2021 Sustainability Report: How CU is making strides in reducing carbon footprint

New document charts progress, details goals aligned with 2021 Strategic Plan
By Staff

2021 University of Colorado Sustainability Report (Click image to view)

A new report takes stock of the University of Colorado’s significant achievements in environmental sustainability in recent years, while also stating goals for improvement that align with the systemwide Strategic Plan that’s nearing completion.

Requested by CU President Mark Kennedy, the 2021 Sustainability Report states the university’s commitment to the long-term goal of carbon neutrality.

“Environmental sustainability is not only a critical piece of the Strategic Plan, but also critical to CU’s future,” Kennedy said. “This new report highlights the progress made at our campuses and system administration in recent years and details the goals we’re working to achieve.”

The 29-page document, which will be posted here once published, focuses on sustainability in the built environment.

“The four campuses of the University of Colorado are united in their passion to create opportunities to reduce campus energy use and greenhouse gas (GHG) emissions,” the report states. “The university recognizes that it has an important part to play in combating climate change.”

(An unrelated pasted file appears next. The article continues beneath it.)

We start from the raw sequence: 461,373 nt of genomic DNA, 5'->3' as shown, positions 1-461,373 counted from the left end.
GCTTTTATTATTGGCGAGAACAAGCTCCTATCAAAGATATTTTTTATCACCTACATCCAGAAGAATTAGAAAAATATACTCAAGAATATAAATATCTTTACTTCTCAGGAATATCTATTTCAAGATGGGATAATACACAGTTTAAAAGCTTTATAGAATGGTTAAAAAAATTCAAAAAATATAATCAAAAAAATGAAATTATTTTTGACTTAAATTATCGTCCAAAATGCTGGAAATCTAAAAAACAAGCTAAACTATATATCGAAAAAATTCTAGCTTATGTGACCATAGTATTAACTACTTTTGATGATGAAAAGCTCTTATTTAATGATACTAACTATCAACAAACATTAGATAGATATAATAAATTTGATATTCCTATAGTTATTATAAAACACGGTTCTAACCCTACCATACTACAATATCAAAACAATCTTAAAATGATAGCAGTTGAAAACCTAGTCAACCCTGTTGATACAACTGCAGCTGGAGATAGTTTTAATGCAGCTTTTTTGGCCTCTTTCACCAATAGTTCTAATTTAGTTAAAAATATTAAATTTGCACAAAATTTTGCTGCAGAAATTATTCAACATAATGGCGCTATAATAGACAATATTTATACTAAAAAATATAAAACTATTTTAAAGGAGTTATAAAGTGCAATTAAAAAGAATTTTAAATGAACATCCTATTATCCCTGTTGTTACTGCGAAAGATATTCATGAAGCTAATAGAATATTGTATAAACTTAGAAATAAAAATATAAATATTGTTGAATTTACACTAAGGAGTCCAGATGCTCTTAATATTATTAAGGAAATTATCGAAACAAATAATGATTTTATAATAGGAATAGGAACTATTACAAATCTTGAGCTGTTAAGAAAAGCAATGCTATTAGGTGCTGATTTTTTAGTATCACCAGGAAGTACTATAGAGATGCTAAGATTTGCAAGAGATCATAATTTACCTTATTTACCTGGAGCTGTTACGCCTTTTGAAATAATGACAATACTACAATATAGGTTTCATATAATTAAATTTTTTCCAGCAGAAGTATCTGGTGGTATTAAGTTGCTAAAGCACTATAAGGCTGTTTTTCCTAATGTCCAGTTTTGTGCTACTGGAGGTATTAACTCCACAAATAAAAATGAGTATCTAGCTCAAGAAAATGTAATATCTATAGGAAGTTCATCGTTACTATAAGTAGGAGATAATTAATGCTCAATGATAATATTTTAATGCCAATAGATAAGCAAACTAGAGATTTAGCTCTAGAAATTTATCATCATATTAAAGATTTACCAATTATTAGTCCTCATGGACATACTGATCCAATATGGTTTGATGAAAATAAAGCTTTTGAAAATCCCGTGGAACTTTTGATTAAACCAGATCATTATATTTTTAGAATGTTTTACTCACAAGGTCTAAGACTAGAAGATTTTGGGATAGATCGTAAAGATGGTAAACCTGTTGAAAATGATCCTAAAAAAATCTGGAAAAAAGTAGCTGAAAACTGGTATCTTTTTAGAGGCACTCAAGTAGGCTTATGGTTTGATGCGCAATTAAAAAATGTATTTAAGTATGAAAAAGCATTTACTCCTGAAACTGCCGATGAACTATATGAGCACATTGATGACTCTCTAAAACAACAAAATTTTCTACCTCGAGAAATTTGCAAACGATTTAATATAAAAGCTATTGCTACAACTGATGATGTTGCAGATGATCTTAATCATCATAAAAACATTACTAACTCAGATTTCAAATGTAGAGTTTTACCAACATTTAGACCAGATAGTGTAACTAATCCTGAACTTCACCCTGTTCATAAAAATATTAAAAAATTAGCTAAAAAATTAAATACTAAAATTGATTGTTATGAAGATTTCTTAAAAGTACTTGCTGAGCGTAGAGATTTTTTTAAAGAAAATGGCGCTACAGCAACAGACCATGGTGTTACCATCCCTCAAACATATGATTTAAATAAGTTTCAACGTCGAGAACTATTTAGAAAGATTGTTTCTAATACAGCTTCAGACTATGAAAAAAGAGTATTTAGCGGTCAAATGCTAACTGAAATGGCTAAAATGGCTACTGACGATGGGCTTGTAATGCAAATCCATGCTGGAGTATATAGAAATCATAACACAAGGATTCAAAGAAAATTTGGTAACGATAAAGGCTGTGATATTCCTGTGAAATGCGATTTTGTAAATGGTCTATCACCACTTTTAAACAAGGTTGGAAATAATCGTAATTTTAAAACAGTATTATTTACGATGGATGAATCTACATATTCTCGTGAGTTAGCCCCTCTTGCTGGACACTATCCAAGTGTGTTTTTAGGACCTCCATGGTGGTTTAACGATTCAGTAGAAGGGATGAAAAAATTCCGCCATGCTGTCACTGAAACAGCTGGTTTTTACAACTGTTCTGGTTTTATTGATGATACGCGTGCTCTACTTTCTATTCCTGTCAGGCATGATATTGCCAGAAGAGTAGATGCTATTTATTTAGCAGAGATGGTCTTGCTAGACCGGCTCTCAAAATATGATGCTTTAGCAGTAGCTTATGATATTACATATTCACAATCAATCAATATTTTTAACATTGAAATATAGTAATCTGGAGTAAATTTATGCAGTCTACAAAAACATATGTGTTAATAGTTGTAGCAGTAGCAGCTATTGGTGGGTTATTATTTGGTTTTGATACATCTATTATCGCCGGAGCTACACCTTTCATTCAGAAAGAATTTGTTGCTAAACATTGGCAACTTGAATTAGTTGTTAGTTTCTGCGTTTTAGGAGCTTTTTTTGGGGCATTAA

In 2009, the CU Board of Regents passed a resolution encouraging sustainability efforts across the system. The systemwide strategic planning efforts, including a focus on sustainability, began in 2019 and identified near-term (2026) goals that reduce energy consumption and GHG emissions. CU’s goals align with various efforts by the state and local governments to address climate change.

Recognizing the importance of reducing CU’s carbon footprint, the four campuses have tracked energy-use intensity, GHG emissions and water consumption since the mid-2000s.

CU Boulder and UCCS also began voluntarily tracking many sustainability measures through the Sustainability Tracking, Assessment and Rating System (STARS) in 2010. STARS – a comprehensive self-reporting tool to measure sustainability in higher education – bestows platinum, gold, silver and bronze ratings. CU Boulder in 2010 was the first university in the nation to achieve a STARS gold rating; CU Boulder achieved gold again in 2018, as did UCCS.